Unattended navigation controls led to tugboat collision near Nanaimo, report finds

An investigation into the collision of two tugboats near Nanaimo, B.C. found that the master of one vessel left navigational controls unattended.

Six to eight seconds was all it took for the two vessels to collide, sinking one

No one involved was injured in an accident involving two tugboats near Nanaimo, B.C. on May 24, 2016. (Katherine Bickford)

According to a report by the Transportation Safety Board of Canada, a 2016 collision between two tugboats near Nanaimo, B.C. occurred because navigational controls were left unattended for 6 to 8 seconds.

The collision occurred in the Northumberland Channel on May 24, 2016, leading to the sinking of the Albern and damage to the hull of the C.T. Titan.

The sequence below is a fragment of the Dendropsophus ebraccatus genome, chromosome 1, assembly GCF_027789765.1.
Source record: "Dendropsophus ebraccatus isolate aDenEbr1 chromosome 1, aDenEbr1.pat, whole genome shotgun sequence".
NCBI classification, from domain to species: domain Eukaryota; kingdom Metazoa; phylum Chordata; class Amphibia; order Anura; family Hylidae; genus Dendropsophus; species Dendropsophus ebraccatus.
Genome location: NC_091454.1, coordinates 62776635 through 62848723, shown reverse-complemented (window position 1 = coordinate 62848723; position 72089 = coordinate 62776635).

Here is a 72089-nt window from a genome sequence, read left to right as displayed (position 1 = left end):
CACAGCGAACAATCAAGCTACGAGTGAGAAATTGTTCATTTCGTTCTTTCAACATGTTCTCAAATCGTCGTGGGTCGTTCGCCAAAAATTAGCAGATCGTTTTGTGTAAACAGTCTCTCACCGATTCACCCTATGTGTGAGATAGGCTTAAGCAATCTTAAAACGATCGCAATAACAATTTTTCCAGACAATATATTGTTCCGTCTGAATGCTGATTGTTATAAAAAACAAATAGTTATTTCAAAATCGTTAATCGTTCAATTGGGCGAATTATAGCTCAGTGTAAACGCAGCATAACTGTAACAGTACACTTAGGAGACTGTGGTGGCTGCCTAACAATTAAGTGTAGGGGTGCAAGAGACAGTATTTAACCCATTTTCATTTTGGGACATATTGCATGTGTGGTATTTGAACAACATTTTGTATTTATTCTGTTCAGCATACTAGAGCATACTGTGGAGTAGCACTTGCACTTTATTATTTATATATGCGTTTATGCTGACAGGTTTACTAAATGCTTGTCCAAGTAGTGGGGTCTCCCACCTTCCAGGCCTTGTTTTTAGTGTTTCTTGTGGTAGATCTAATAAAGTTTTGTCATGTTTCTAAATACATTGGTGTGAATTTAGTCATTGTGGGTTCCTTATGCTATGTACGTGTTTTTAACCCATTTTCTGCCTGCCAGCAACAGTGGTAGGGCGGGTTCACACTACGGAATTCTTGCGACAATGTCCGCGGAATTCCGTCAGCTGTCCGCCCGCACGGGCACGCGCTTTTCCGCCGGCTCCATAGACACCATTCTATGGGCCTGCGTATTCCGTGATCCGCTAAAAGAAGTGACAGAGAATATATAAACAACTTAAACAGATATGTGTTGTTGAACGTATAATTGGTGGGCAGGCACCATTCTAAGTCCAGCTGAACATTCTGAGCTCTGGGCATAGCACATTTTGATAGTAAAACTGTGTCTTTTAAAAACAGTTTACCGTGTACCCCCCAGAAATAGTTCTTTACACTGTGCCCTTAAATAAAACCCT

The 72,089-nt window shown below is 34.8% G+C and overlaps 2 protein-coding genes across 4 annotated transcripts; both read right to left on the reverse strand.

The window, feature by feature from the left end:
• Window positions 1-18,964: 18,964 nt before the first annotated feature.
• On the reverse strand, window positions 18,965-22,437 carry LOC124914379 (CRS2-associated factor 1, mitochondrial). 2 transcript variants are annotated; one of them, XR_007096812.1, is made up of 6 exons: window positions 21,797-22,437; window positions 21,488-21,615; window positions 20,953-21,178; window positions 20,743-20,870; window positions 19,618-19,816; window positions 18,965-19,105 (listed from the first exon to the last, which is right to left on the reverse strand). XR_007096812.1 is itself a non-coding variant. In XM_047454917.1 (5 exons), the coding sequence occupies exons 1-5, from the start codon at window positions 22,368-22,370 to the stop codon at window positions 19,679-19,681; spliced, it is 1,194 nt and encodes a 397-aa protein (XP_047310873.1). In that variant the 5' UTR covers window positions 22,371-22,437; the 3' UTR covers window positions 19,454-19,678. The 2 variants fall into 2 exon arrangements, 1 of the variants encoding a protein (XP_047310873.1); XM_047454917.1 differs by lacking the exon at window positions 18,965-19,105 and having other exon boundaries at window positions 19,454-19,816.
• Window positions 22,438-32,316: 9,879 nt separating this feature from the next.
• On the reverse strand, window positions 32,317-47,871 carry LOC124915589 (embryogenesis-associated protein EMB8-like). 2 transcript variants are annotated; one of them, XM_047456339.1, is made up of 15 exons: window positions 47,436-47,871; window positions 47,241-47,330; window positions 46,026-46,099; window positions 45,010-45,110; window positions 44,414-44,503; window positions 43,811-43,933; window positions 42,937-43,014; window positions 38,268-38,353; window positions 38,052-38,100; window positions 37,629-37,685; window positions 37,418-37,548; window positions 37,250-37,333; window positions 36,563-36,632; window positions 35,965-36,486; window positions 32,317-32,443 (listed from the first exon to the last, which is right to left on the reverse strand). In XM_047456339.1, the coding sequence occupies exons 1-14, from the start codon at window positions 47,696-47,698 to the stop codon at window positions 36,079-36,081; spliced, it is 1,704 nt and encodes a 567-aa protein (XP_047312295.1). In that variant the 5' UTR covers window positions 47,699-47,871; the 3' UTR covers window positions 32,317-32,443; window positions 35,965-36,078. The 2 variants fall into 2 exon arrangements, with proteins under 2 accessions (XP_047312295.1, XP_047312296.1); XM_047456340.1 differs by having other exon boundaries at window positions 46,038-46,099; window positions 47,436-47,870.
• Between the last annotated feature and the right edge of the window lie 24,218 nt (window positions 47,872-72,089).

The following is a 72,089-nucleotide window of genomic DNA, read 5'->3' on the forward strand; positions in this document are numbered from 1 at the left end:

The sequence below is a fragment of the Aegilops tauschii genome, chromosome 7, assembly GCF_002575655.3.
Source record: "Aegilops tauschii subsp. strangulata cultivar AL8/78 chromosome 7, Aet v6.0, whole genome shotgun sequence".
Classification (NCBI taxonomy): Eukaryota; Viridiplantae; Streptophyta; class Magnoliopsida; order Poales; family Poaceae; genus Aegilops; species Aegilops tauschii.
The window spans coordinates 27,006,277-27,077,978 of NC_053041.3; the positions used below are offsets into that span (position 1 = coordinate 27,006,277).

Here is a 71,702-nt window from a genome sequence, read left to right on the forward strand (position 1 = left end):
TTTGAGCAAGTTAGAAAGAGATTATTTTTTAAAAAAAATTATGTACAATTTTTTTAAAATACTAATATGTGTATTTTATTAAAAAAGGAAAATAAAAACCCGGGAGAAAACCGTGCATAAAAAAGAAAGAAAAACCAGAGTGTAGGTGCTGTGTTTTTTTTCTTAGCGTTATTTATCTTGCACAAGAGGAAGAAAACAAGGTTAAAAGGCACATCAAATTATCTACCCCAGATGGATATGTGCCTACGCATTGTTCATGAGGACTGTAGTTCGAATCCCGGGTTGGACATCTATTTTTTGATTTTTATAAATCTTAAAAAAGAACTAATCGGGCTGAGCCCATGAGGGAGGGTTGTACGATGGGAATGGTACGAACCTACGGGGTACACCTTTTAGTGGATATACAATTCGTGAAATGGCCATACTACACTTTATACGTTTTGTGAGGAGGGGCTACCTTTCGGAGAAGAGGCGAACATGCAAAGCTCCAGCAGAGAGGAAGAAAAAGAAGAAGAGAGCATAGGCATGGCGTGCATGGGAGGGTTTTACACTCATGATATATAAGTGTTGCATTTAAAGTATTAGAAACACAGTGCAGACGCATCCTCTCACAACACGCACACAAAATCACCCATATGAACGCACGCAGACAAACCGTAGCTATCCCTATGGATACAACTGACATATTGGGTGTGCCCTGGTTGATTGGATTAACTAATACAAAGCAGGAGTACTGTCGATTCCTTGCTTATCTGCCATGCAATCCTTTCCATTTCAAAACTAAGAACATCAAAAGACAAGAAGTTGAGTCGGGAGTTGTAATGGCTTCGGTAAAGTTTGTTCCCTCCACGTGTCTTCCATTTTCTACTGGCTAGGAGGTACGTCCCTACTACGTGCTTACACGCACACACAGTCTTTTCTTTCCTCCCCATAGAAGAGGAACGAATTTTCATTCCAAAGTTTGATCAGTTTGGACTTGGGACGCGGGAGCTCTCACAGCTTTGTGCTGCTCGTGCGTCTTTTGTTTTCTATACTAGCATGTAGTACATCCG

No one involved was injured and only minor pollution was reported.

The report said that the Albern, with two people on board, and the C.T. Titan, with a crew of three, departed from a log yard and were bound for Nanaimo Harbour for a crew change. The C.T. Titan was on a parallel course with the Albern and overtaking it.

While the vessel was overtaking the Albern at full speed, the master of the C.T. Titan left the flying bridge to navigate from the wheelhouse, briefly leaving the navigational controls unattended.

During this time, the C.T. Titan veered to port, likely due to its misaligned rudders, and caused the collision that sunk the Albern.

The Albern's two crew members were trapped underwater as the vessel capsized, but managed to escape before it sank and were eventually rescued by the crew of the C.T. Titan.

The investigation also found that unsafe work practices, a lack of company safety management processes, and insufficient regulatory inspections led to the accident.